Fremantle’s future as a vibrant city is in the media spotlight at the moment, there is no doubt that something needs to be done, but whilst there is a degree of exigency
it does not mean we should throw caution to the wind.
Retail in Australia is taking a hit, with established nationals like Borders, Colorado and Jay Jays ceasing to trade and retail giants like David Jones requiring business review from the Board downward. The reasons are many and varied, from Internet shopping to International monitory troubles sapping consumer confidence levels.
Sustainability principles are dictating the necessity to reduce our consumption,(see The
Story of Stuff at; www.thestoryofstuff.com), whilst those same principles advocate resilient communities, including the economic resilience required to secure a future for our city (Newman, Beatley & Boyer 2009).
Economic strength requires a sophisticated approach, we can no longer emulate George W Bush in his response to the 9/11 disaster by saying American’s should all go out and
shop! However, isn’t seeking an additional 20,000 square metres of retail floor-space at a time.
Fremantle needs a vision for the future based on future trends not old thinking. The growth based fiscal model the western world relies upon is based on ever increasing
consumption. When the consumption cycle breaks down, as it is doing at the moment, we need to prepare for declining over the counter sales, and the best way to do that is not having all our eggs in the retail market basket. In this regard Fremantle is well placed to survive and flourish into the future, because alongside conventional retail, we have specialised industries; fashion, the arts, education, health services, tourism, legal services and architecture consolidated by our ongoing standing as a working port. However, all these industries need all the support Fremantle can give them if they are to prosper – because stay and prosper they must – Fremantle’s future depends upon it. Central to the success of these sectors is strong support from Council and the Chamber of Commerce which at present anecdotal evidence indicates is lacking.
After a decade of inertia Fremantle is now, in a time of exceptional global economic
downturn, faced with the seemingly impossible task of achieving unprecedented
growth to qualify for Primary Centre status under the State Government Direction 2031 Future Plan. One must admire the current Mayor and Councillors for grasping the nettle on this issue, but, simply relaxing planning rules is not the silver bullet promised.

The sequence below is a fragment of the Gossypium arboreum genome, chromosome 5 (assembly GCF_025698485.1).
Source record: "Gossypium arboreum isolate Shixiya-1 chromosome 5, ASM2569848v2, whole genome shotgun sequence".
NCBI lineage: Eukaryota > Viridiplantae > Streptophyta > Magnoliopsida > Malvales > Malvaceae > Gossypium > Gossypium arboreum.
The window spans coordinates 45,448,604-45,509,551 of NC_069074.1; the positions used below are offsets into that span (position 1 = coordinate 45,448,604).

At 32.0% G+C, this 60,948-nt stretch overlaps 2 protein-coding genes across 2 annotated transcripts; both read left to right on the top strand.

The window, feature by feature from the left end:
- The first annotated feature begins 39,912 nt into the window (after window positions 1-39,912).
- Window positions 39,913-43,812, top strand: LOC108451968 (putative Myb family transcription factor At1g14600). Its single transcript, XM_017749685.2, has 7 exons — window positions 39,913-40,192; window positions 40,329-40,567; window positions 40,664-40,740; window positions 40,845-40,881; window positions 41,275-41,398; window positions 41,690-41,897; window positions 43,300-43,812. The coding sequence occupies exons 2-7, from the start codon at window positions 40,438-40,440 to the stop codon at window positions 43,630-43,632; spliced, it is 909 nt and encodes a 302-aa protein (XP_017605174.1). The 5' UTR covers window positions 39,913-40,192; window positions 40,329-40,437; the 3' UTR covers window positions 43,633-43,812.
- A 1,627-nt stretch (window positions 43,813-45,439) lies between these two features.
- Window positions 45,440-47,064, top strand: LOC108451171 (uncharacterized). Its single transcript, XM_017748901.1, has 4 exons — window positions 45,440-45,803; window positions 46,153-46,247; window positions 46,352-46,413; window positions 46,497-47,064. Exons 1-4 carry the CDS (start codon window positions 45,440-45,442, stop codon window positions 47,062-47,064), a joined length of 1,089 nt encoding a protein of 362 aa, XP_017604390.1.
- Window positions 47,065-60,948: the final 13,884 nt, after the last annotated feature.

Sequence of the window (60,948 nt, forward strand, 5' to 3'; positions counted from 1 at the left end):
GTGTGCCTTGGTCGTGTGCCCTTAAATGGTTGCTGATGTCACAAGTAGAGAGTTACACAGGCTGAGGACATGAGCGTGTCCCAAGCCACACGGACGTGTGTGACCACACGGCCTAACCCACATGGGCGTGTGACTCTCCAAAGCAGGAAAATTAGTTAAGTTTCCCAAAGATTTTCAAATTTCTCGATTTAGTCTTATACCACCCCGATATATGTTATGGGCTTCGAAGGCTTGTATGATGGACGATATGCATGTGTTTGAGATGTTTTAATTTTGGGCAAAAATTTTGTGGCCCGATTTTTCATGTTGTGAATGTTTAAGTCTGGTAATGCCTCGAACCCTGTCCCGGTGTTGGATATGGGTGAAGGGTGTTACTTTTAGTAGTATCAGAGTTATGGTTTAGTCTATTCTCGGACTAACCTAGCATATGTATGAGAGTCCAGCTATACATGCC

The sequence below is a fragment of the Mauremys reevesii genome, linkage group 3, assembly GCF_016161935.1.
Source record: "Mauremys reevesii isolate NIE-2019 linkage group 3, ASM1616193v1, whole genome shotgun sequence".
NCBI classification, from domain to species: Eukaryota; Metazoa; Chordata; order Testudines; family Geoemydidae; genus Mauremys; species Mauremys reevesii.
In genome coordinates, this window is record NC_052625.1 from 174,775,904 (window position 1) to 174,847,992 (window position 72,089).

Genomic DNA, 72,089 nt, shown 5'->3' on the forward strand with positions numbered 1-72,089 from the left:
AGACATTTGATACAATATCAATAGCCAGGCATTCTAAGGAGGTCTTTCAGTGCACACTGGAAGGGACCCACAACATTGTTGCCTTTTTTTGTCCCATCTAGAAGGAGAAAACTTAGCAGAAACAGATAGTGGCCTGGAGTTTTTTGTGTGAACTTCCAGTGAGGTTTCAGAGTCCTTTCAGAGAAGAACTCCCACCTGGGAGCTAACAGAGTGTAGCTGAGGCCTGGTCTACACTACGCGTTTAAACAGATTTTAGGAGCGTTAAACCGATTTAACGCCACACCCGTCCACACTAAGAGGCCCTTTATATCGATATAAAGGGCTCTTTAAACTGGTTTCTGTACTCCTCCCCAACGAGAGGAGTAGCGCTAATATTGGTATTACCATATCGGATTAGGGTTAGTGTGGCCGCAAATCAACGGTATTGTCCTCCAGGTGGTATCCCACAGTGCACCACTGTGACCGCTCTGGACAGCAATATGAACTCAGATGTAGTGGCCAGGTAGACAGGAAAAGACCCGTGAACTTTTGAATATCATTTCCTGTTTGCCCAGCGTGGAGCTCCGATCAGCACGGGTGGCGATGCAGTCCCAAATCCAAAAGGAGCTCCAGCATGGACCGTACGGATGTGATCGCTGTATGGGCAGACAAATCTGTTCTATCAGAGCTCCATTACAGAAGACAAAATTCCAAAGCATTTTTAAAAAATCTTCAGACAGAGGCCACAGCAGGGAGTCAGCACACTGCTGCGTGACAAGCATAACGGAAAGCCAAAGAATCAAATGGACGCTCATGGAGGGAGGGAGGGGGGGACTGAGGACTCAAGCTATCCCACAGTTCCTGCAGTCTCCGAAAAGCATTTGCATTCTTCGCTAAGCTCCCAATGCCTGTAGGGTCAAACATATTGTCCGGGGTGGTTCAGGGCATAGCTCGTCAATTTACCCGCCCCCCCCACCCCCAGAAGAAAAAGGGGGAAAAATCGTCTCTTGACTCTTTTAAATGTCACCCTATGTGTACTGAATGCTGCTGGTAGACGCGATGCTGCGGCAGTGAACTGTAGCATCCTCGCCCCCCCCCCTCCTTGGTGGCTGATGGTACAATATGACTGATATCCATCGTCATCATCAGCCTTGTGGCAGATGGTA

This is a “wicked problem” that requires multilayered targeted responses for success. For example, Fremantle desperately needs a Bus Port, so – if the owners of the Cantonment Street Woolstores shopping centre want air rights, such rights should
be linked to the provision of a Bus Port integrated into the development.
Effectively removing statutory height limits from three sites in Central Fremantle,
including the Woolstores shopping centre, is a controversial proposition with
the potential to release what renowned architect and planner Jan Ghel calls “the curse of the 100ft architect”. By this, what Jan is saying is, rather than looking at an aerial plan of a site and speculating how much development it can accommodate, we need to understand that vibrant communities grow from the ground up. Ghel Architects employ a process for revitalising cities that focuses on achieving the best streetscape and public areas called Life Between Buildings.
Among others Ghel Architects were commissioned by the cities of Melbourne and Perth to assist in their city Centre revitalisation, with a subsequent upturn in their city’s fortunes. Fremantle needs to learn from these examples.
One downside of increasing height limits in sections of Fremantle under the scheme may be the subsequent increase in value of those properties, further entrenching the land banking mentality prevalent in Fremantle.
Fremantle has left its run for Primary Centre status under Directions 2031 rather late and will be hampered by the current global financial downturn. In rising to this challenge let us at least ensure that our efforts result in Fremantle becoming a more resilient city into the future.
Ref. Newman, Beatley & Boyer 2009, Resilient Cities Responding to Peak Oil & Climate Change, Island Press
Published in Fremantle Herald 3rd September 2011